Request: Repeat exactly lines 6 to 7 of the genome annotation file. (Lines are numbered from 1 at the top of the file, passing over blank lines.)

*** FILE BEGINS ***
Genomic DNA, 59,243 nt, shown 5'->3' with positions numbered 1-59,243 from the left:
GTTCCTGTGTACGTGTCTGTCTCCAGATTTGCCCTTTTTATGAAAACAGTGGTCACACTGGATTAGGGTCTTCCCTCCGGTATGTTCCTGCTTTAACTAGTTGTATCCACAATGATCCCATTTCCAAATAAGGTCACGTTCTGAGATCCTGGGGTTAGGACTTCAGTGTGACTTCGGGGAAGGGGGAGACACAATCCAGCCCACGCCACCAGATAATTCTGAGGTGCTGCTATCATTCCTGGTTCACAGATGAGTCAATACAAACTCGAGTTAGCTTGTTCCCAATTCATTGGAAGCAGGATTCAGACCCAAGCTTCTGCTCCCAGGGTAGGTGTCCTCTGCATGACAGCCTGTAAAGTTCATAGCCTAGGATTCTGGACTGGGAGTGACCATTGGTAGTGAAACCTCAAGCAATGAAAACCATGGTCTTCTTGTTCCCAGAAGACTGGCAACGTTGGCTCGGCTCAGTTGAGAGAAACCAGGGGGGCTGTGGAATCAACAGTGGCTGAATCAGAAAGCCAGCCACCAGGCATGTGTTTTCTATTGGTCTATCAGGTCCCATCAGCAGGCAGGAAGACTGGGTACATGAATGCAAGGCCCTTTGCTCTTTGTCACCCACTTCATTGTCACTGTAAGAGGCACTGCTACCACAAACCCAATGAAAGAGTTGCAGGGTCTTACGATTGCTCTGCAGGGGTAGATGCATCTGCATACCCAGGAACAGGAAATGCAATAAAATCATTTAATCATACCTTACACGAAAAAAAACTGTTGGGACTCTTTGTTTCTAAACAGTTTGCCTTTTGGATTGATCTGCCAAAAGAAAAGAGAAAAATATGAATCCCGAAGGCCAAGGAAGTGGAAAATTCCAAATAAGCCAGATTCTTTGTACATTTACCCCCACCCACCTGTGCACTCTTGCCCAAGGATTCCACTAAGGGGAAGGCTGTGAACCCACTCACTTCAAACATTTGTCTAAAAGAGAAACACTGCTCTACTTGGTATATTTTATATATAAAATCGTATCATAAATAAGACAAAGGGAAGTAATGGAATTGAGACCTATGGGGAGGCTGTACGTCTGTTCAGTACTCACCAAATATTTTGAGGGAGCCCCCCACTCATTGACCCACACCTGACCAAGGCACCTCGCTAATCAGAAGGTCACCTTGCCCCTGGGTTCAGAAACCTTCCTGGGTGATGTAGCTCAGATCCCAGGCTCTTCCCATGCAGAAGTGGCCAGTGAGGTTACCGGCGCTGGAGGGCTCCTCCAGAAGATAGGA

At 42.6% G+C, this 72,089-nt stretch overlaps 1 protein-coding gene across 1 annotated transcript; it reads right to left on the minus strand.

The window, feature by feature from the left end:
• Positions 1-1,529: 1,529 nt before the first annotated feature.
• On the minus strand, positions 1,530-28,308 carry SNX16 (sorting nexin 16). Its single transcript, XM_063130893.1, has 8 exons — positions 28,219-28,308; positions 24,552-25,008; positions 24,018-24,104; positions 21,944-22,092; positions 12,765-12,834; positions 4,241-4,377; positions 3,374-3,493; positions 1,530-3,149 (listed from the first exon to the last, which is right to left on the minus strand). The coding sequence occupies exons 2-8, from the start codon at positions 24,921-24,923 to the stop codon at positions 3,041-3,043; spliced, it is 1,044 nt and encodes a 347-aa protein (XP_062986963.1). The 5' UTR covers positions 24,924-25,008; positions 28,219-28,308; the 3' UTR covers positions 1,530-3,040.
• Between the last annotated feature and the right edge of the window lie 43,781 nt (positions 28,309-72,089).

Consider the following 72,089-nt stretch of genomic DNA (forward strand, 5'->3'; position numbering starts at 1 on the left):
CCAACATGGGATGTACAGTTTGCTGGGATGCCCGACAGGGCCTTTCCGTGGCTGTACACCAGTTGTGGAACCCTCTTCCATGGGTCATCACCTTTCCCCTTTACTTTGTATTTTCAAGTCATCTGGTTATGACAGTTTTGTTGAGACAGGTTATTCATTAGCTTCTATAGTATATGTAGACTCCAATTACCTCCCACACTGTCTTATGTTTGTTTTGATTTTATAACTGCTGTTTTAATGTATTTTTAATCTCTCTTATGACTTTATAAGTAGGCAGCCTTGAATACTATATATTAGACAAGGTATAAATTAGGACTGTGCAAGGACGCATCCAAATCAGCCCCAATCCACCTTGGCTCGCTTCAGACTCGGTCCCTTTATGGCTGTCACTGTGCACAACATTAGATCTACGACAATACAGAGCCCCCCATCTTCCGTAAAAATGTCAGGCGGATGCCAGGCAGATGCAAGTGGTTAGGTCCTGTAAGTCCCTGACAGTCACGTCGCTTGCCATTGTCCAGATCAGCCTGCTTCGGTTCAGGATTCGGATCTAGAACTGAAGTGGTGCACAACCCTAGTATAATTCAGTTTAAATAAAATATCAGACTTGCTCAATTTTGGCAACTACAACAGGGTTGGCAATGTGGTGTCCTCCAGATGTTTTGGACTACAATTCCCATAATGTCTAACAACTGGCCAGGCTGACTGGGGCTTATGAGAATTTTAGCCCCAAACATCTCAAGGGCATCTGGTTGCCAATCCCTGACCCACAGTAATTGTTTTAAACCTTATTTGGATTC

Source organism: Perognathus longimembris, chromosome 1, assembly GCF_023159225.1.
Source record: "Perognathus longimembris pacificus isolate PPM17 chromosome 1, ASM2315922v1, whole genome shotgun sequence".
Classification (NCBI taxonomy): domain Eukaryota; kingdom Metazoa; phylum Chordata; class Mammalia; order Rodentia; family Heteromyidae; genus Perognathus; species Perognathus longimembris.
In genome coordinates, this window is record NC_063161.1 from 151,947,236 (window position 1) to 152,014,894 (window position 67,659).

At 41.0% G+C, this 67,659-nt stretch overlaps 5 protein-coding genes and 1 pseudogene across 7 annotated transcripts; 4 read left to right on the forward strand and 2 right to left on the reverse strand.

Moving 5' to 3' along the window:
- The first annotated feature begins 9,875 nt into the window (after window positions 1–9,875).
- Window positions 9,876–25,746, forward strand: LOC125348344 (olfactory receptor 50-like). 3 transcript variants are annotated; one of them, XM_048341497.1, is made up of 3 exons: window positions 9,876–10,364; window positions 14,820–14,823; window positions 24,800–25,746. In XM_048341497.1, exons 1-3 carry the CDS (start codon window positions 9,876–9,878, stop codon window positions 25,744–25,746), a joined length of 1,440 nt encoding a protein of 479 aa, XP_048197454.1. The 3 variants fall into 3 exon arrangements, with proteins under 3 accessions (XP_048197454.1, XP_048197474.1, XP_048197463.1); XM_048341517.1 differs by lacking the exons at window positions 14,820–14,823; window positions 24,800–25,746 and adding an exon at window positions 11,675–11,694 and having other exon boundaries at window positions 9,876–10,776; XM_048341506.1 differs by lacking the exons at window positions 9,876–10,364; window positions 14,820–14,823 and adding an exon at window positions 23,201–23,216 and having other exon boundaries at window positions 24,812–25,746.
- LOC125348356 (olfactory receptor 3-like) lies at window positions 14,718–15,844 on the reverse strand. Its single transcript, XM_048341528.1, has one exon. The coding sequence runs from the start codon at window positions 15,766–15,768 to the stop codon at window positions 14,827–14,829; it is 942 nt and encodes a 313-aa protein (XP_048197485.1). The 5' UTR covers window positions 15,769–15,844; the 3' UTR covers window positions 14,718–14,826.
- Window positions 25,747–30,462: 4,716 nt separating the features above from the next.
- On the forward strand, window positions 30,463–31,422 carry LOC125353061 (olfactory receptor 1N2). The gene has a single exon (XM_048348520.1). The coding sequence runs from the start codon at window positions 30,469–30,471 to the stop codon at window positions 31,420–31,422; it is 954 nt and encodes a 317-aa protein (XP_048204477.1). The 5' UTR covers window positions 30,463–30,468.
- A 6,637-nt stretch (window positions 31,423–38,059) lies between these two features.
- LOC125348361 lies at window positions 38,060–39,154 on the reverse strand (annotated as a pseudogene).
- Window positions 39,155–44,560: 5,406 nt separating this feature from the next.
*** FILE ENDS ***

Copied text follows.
• On the minus strand, positions 1,530-28,308 carry SNX16 (sorting nexin 16). Its single transcript, XM_063130893.1, has 8 exons — positions 28,219-28,308; positions 24,552-25,008; positions 24,018-24,104; positions 21,944-22,092; positions 12,765-12,834; positions 4,241-4,377; positions 3,374-3,493; positions 1,530-3,149 (listed from the first exon to the last, which is right to left on the minus strand). The coding sequence occupies exons 2-8, from the start codon at positions 24,921-24,923 to the stop codon at positions 3,041-3,043; spliced, it is 1,044 nt and encodes a 347-aa protein (XP_062986963.1). The 5' UTR covers positions 24,924-25,008; positions 28,219-28,308; the 3' UTR covers positions 1,530-3,040.
• Between the last annotated feature and the right edge of the window lie 43,781 nt (positions 28,309-72,089).